FACT: The average SAT score improvement for Great Expectations students in the Class of ’20 was 240 points.

On the surface, the SAT’s changes may appeal to many students: in a deliberate effort to focus on material more relevant in college and the real world, the College Board has moved away from testing geometry, obscure vocabulary words, and the like. Before a student gets excited by these omissions, however, it would behoove them to investigate what will be tested in their place.

Whereas the prior Math section barely touched on Algebra II, the new one goes as far as pre-calculus. The new Reading section includes far denser, more complex texts to analyze and less time in which to do so. The essay is no longer a short sample of straight-forward opinion-based writing; rather, it is a long, complicated exercise in analyzing the strengths and weaknesses of rhetorical devices used in famous political and social texts.

We encourage students to at least consider the ACT. For students who don’t know which exam they want to pursue (ACT or SAT), we offer a program that is an efficient, cost-effective way to truly determine which test is the best fit. We encourage you to explore our group programs to learn more about what they offer, how they work, et cetera. If the SAT proves to be the right choice, then we would be delighted to help you prepare for it!

PSAT

WHAT TO KNOW

For most students, the PSAT offers an opportunity to gauge their standardized testing abilities before taking the “real” SAT (or ACT, as the case may be), giving them ample time to prepare. Also, colleges keep an eye on the results and send materials to students whose scores fall within (or near) their standard admissions range.

The PSAT also serves as the National Merit Scholarship Qualifying Test, and for excellent students, this offers a chance to garner both scholarship money and recognition from top universities. (Only scores submitted during a student’s junior year are valid for entry.)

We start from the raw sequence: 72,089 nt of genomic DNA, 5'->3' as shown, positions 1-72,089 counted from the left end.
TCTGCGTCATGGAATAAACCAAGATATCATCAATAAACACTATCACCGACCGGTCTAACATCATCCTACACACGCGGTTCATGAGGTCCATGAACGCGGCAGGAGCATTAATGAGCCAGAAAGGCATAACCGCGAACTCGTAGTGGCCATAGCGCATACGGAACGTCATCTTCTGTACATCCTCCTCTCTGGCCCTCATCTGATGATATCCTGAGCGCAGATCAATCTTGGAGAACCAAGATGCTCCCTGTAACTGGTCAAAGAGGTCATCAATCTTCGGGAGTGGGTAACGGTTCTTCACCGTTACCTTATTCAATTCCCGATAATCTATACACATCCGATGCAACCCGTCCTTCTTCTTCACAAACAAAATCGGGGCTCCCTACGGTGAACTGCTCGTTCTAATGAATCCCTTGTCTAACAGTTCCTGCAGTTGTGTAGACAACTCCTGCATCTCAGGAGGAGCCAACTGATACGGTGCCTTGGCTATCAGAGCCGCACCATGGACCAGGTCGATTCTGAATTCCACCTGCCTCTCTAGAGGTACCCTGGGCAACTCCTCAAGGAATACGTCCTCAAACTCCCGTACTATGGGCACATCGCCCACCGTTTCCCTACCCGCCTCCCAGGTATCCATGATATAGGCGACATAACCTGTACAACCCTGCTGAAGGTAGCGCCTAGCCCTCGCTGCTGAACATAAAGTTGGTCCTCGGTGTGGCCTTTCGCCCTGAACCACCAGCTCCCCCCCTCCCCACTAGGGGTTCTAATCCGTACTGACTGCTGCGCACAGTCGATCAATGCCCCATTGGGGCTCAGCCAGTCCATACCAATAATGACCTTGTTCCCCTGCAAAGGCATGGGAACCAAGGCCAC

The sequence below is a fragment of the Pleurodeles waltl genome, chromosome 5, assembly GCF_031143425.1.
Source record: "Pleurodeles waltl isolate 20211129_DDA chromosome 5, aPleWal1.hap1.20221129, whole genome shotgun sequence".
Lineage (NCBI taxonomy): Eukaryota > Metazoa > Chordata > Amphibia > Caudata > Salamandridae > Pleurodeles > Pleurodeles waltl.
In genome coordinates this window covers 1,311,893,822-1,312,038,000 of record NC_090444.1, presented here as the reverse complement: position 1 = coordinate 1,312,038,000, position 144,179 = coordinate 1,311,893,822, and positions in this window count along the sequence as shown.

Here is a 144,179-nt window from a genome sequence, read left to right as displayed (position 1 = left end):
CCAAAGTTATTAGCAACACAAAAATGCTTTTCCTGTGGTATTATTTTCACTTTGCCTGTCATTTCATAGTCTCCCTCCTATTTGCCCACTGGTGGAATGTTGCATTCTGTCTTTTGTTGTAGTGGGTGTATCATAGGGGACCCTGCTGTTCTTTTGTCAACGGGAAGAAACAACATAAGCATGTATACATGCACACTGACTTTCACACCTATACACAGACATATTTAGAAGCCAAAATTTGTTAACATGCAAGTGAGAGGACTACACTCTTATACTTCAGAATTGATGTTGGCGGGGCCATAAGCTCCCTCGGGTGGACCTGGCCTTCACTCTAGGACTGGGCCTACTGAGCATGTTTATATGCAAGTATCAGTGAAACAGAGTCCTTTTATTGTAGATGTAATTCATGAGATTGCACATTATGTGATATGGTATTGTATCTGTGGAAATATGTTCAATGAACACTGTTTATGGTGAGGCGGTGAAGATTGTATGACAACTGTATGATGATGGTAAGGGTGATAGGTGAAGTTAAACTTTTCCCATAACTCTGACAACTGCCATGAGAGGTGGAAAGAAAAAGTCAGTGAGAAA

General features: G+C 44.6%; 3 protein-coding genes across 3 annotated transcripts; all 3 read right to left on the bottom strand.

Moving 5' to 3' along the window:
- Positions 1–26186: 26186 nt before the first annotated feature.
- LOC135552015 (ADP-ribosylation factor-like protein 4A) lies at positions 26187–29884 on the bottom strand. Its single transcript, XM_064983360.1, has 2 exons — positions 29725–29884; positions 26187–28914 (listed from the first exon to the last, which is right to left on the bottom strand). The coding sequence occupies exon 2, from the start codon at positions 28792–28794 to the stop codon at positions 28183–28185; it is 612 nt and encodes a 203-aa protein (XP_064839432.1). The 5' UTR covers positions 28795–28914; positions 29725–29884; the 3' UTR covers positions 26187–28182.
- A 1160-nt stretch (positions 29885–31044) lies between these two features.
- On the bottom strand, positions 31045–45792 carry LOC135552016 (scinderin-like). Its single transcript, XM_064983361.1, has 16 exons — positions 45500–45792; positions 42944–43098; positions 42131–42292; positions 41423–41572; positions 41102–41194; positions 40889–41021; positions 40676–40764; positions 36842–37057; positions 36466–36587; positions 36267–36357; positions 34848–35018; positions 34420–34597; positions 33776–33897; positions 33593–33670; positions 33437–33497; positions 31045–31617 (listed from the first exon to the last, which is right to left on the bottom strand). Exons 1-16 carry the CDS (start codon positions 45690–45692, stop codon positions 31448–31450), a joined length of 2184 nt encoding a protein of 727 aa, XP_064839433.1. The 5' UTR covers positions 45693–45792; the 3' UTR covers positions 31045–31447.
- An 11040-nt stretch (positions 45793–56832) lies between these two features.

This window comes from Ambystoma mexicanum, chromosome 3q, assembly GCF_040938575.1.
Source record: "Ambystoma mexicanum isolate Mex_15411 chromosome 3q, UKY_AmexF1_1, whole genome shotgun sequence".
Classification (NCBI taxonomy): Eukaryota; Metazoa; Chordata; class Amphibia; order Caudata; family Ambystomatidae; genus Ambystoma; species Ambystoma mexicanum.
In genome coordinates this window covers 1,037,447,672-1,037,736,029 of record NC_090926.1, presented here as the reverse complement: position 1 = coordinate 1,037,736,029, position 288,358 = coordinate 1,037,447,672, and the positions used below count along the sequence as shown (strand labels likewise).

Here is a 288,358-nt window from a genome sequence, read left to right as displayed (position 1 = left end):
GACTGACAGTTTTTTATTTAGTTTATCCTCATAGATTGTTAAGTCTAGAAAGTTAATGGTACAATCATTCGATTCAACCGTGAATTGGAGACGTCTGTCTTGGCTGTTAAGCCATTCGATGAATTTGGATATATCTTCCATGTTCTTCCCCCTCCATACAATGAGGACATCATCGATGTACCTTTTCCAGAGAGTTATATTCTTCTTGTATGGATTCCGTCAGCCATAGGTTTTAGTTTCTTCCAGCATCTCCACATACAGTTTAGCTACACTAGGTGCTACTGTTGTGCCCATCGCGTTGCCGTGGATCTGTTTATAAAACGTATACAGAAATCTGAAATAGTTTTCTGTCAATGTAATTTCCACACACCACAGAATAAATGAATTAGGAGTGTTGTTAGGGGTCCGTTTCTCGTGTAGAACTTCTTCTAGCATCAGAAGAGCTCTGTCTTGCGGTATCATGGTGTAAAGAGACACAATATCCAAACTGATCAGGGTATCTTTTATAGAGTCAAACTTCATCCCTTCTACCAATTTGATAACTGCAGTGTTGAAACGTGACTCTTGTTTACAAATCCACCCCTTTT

Out of the average 1.5 million entrants, the top 3% (approx. 50,000) receive recognition for their results. Two-thirds of those (approx. 34,000) receive Letters of Commendation for their outstanding performance, while one-third (approx. 16,000) qualify as semifinalists. Of these, the National Merit Scholarship Program selects 15,000 students (1% of all entrants) as finalists based on overall academic performance, not just PSAT scores. Finally, slightly more than half (approx. 8,400 students) are selected to receive a monetary Merit Scholarship award.

Any level of National Merit recognition is extremely prestigious and greatly enhances a college application.

WHAT IT IS

The PSAT is offered once a year in mid-October and reflects the content and organizational changes of the SAT.

It consists of five sections that span 2 hours and 45 minutes:

  • 60 minutes of Reading
  • 70 minutes of Math
  • 35 minutes of Writing and Language

The new test comes, of course, with new scoring; tests will be scored on a 160-760 scale (previously 20-80). The percentile ranking, which compares you to other students who took the test the same day, is often the easiest to gauge how “well” you did.

While most students who take the PSAT are juniors, it is also a great chance for sophomores (and even freshmen) to familiarize themselves with what’s to come.

Unlike the last generation of the PSAT/SAT, there is NO penalty for wrong answers, so guessing is completely acceptable.

For more specifications regarding the PSAT changes, please view College Board’s comparison chart.

WHAT WE RECOMMEND

PSAT preparation is worth pursuing in two instances: